5. An Amicable Brainstorm on the Language and Grammar of the BOM

    This is a fantastic amount of info. Thank you. One of the data points you mentioned gave me an idea. You said that the BOM usage of a certain grammatical structure outdid usage in any other text you have examined by quite a bit. Assuming for the moment that every archaic grammatical structure found in the BOM could be found in JS's environment (and I realize that this would need to be demonstrated, at least in large part), I wonder if it's possible that JS in consciously or unconsciously creating an authoritative scriptural voice could have been drawn to these archaic structures and even overdone them in some instances. In reading or hearing old texts it may have been easy to pick out archaic forms relative to the day, and even relative to the KJV given early 19th century conversance with the Bible, since they would have seemed foreign or wrong. The possibility that JS had a prodigious memory needs to be considered as well. Remember, when Hyrum prompted JS to dictate section 132 using the seer stone for Emma, JS responded that he didn't need to because he had the thing memorized (132 is a sizable chunk of text to have memorized on the fly). Also, the large quotations of KJV that made it onto the BOM manuscript with no text to copy from in the room, according to multiple witnesses, could be evidence of JS's memory. If he indeed had an extroardinary gift of memory for text and language -- and add to that a deep interest in language -- then it wouldn't be out of the question for him to have held onto archaic forms that likely would have jumped out to him as they do to us. It's also worth pointing out JS was likely prone to come across these archaic forms given his interest in esoteric and religious subjects. If he then drew on these archaic forms heavily to give his text authority and perhaps an ancient feel he may have been able to create a text that uses archaic grammar in a way that seems out of place and even impossible for the time period.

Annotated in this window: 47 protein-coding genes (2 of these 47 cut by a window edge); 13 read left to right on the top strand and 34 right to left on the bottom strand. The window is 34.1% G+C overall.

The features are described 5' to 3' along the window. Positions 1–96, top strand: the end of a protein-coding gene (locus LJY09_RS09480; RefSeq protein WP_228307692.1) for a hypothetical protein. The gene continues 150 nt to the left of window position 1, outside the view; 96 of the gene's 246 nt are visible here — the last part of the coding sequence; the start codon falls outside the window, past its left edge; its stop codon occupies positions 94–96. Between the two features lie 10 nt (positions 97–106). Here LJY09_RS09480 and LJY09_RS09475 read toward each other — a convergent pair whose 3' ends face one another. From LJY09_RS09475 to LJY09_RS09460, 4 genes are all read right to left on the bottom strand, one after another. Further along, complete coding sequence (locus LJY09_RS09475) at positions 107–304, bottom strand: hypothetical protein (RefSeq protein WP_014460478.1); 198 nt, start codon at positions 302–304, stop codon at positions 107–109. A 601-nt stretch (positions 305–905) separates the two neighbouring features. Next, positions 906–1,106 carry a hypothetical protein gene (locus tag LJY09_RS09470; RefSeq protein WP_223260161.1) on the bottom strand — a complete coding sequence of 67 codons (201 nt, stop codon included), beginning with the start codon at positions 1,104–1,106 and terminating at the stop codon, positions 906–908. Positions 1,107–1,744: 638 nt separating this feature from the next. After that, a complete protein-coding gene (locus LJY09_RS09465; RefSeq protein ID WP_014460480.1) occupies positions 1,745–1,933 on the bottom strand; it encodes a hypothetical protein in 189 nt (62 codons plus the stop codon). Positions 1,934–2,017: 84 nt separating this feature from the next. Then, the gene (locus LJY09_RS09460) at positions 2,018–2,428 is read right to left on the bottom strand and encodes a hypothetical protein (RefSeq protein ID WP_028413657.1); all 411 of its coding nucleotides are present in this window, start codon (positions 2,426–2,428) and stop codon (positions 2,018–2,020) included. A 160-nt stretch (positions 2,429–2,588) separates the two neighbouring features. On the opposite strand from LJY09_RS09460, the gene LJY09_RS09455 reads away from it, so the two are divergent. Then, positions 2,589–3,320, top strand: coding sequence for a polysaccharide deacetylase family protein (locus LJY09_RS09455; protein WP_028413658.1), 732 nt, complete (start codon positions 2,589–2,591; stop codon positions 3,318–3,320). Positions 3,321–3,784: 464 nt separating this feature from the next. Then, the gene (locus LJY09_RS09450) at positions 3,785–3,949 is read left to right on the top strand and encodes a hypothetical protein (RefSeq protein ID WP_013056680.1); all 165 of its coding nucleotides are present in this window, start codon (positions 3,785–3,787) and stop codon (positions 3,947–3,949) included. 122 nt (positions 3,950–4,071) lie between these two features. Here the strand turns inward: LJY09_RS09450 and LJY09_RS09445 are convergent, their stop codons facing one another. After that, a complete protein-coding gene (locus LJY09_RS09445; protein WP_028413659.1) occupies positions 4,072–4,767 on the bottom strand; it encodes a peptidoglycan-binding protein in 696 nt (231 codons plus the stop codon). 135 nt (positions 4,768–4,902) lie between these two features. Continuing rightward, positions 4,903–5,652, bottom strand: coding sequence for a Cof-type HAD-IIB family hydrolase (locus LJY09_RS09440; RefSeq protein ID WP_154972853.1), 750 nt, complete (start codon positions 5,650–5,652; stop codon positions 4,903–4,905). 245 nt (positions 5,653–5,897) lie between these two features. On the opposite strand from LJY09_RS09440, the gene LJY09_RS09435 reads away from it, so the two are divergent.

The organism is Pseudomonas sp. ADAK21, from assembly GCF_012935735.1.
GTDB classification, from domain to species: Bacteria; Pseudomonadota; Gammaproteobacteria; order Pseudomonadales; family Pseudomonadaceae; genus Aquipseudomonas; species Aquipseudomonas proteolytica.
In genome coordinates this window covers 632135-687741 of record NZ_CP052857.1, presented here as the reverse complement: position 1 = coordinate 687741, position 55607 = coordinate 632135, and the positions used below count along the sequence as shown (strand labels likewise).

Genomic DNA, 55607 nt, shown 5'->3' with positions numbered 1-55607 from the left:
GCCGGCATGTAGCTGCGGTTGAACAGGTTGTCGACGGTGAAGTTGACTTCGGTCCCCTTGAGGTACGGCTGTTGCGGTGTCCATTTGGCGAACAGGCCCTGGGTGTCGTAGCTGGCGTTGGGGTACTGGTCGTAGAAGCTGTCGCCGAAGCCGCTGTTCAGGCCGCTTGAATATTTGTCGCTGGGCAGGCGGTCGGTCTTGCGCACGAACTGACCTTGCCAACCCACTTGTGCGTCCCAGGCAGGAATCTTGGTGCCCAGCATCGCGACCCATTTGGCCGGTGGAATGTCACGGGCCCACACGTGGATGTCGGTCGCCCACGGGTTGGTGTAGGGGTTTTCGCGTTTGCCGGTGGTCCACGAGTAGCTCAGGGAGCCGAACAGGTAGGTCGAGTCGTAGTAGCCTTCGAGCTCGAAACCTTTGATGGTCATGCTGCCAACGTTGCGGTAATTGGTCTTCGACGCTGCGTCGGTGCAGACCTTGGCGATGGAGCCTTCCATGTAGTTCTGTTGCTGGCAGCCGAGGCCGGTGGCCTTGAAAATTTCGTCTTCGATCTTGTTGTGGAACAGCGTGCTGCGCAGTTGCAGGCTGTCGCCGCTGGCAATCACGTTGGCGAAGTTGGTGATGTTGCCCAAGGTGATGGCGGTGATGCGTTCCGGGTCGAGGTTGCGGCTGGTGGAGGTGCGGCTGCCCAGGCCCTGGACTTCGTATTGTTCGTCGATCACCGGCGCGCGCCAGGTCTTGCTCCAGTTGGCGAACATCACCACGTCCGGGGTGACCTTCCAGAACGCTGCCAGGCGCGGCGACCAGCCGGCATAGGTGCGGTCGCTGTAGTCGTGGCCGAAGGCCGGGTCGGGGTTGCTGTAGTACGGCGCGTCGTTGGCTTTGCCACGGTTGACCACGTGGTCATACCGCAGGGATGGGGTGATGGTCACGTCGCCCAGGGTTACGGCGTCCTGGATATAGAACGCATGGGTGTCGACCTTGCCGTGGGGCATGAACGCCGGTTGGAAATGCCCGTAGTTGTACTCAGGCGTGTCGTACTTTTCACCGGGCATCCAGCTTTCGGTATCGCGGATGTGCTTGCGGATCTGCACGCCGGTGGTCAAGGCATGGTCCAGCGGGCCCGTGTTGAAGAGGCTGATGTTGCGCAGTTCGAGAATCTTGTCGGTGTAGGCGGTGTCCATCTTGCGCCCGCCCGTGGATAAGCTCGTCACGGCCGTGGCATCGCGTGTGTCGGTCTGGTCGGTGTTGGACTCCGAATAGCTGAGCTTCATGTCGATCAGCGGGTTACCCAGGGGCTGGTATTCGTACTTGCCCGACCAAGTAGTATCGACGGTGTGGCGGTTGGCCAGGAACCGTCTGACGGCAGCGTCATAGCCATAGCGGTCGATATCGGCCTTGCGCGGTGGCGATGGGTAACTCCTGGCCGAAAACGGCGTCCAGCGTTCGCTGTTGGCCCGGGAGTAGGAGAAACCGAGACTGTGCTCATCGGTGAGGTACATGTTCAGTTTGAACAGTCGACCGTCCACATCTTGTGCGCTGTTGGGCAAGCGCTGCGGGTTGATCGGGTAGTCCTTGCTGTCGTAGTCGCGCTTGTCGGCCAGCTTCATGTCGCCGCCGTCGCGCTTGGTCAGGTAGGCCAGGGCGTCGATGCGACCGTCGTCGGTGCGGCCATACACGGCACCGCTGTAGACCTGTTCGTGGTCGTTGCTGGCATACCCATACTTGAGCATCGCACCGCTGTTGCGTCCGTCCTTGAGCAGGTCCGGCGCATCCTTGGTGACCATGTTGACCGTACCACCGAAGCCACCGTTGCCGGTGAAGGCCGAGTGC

6. How an Ahistorical Book of Mormon Can Still Be Scripture

    A quick comment on the tension both of you are pointing out - I don't believe that God spurred JS into belief in things that, from my perspective, turned out to be not literally true. Instead, I believe that God accompanied JS on his search for truth, or, in other words, JS tapped into God in various way during his journey but largely set the course himself. Similar to how NDEs often feature the God or diety or guide that the experiencer expects, I believe that JS experienced the divine in the form he expected (e.g. a largely literal Genesis, a Hebrew heritage for Native Americans, etc.). Another clarification I'd offer is that I believe JS would have experienced visions/revelations/second-sight in any context he put himself. For example, that idea is consistent with him seeing treasure guardians and mystical treasure in his seer stone and later having experiences foundational to Mormonism using the same stone.
  7. An Amicable Brainstorm on the Language and Grammar of the BOM